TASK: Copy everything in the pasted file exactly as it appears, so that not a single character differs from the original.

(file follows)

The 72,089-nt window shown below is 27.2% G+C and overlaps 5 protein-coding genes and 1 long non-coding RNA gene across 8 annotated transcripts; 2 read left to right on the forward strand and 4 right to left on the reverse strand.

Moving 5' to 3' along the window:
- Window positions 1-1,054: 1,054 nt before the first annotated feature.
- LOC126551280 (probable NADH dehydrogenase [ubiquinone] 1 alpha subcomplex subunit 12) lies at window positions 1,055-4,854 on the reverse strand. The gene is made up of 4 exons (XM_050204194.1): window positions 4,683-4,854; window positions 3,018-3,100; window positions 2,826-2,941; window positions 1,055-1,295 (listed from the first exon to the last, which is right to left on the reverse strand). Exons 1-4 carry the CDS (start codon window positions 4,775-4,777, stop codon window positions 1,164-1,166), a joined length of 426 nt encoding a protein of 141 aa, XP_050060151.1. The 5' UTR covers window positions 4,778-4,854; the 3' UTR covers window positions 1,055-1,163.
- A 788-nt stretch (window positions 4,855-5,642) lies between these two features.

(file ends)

The 72,089-nt window shown below is 27.2% G+C and overlaps 5 protein-coding genes and 1 long non-coding RNA gene across 8 annotated transcripts; 2 read left to right on the forward strand and 4 right to left on the reverse strand.

Moving 5' to 3' along the window:
- Window positions 1-1,054: 1,054 nt before the first annotated feature.
- LOC126551280 (probable NADH dehydrogenase [ubiquinone] 1 alpha subcomplex subunit 12) lies at window positions 1,055-4,854 on the reverse strand. The gene is made up of 4 exons (XM_050204194.1): window positions 4,683-4,854; window positions 3,018-3,100; window positions 2,826-2,941; window positions 1,055-1,295 (listed from the first exon to the last, which is right to left on the reverse strand). Exons 1-4 carry the CDS (start codon window positions 4,775-4,777, stop codon window positions 1,164-1,166), a joined length of 426 nt encoding a protein of 141 aa, XP_050060151.1. The 5' UTR covers window positions 4,778-4,854; the 3' UTR covers window positions 1,055-1,163.
- A 788-nt stretch (window positions 4,855-5,642) lies between these two features.